Interviewer: If your case doesn’t go to court martial, you mentioned that non-judicial punishment might be imposed. What happens during that scenario?
Non-Judicial Punishment Does Not Entail a Jail Sentence
Chris: It really depends on your rank. If you go to a non-judicial punishment, it’s still a forum. You can still present evidence of your innocence.
The Punishment Can be the Basis for a Discharge from Military Service
They make a decision. There’s no jail sentence involved. You can get fined. If you’re an enlisted member, you can lose rank and that’s pretty much it. It’s a form of really serious punishment but it’s the equivalent to a fine and it can be the basis for a discharge.
Interviewer: They could discharge you even if it’s a non-judicial punishment?
Chris: Yes. For instance if they give you an article 15 for a DUI, then they can initiate a discharge and, at the discharge hearing, they can literally throw you out of the military. If you don’t have enough time in grade, if you don’t have enough time in the service or your rank doesn’t require a board of inquiry or a discharge board, then they’ll simply kick you out.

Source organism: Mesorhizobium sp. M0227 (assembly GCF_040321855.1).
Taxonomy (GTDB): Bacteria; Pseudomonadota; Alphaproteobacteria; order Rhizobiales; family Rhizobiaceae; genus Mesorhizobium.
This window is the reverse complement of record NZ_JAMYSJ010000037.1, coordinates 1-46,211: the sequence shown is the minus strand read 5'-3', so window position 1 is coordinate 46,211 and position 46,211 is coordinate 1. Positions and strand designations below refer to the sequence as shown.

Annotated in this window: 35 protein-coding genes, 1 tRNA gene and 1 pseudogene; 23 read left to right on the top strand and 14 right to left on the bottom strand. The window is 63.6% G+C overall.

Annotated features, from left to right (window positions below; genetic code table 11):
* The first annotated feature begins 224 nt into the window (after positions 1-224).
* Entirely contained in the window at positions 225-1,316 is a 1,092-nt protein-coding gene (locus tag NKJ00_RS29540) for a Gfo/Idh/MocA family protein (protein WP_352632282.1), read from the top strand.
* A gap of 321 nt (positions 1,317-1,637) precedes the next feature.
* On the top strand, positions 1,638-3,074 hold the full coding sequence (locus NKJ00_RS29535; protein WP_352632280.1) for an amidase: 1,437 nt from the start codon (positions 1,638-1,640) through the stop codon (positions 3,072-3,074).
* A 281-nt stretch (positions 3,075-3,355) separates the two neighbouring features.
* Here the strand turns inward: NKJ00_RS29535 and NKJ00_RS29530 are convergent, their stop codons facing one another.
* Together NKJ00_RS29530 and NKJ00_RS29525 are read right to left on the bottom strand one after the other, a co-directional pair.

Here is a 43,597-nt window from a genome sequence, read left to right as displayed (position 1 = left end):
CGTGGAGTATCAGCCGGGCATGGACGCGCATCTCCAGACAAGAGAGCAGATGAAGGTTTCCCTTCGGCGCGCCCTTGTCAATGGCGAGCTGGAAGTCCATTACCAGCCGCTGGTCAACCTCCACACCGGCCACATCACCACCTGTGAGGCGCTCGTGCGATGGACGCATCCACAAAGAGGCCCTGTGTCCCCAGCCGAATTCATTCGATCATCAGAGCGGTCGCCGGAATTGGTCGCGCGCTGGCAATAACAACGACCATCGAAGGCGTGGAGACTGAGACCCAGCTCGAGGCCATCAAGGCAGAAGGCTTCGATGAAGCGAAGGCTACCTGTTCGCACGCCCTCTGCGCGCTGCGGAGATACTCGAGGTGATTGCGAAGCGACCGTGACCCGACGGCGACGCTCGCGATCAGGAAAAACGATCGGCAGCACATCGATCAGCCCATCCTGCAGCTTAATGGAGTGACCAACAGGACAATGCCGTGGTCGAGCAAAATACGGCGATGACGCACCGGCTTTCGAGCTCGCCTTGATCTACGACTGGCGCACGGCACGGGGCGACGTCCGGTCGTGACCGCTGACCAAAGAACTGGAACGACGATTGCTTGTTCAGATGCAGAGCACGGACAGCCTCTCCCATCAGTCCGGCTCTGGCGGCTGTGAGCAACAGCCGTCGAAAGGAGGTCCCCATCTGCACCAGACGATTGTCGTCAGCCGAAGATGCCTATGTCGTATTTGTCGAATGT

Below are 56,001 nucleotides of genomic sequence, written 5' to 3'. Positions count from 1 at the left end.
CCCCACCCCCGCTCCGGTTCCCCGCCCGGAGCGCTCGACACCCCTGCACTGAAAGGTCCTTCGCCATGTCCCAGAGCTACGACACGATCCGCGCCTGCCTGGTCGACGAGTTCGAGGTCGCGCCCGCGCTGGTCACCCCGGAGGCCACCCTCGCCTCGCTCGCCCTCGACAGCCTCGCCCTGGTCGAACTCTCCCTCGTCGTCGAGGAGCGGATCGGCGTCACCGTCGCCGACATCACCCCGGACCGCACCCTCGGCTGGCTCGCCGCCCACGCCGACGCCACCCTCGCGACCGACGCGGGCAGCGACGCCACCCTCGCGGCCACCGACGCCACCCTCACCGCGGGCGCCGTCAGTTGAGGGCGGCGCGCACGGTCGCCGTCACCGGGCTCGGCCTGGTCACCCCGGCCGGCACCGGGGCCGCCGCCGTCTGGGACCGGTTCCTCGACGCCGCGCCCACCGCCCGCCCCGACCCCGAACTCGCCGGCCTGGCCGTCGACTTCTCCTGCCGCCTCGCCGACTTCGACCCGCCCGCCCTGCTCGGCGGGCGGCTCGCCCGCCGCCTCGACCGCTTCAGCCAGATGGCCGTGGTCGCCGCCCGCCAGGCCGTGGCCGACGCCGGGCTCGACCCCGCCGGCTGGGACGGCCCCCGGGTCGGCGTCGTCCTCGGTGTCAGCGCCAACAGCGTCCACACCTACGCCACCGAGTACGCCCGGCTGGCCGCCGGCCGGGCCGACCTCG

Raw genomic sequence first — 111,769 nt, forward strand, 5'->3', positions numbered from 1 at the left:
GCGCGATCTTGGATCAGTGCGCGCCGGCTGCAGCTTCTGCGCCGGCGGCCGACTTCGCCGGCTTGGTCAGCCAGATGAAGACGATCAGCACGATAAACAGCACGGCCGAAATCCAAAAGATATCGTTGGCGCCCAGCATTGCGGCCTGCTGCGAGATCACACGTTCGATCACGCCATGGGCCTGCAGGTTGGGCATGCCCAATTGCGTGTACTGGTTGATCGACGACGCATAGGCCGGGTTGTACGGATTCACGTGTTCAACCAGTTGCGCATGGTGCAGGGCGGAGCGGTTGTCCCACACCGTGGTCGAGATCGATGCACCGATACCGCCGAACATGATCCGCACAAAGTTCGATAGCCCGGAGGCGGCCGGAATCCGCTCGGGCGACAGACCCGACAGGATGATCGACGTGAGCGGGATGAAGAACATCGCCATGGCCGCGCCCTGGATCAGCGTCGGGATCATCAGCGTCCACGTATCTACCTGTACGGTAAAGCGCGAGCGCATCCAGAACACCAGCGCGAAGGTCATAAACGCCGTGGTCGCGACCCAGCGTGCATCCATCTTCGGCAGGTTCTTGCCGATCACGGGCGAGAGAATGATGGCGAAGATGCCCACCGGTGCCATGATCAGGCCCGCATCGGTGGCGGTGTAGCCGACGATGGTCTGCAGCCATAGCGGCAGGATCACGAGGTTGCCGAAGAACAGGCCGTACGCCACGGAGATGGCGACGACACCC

Interviewer: Will discharges also be a form of punishment if you go to a general court martial or a special court martial?
During a Court Martial, Your Rank Is a Factor in a Potential Discharge from Military Service
Chris: Only enlisted servicemen or women can receive a bad conduct discharge at a special court-martial. You can receive either a dishonorable discharge or a bad conduct discharge at a general court-martial.
An officer can only receive a dismissal at a general court-martial. Whether you are an officer or enlisted or depending on the type of court, these factors will determine whether or not they discharge you from the service, too.
At a court-martial, you can receive a fine. You can receive forfeiture of pay. You can receive reduction in grade, if you’re enlisted and, if you’re an officer or enlisted, you can receive confinement.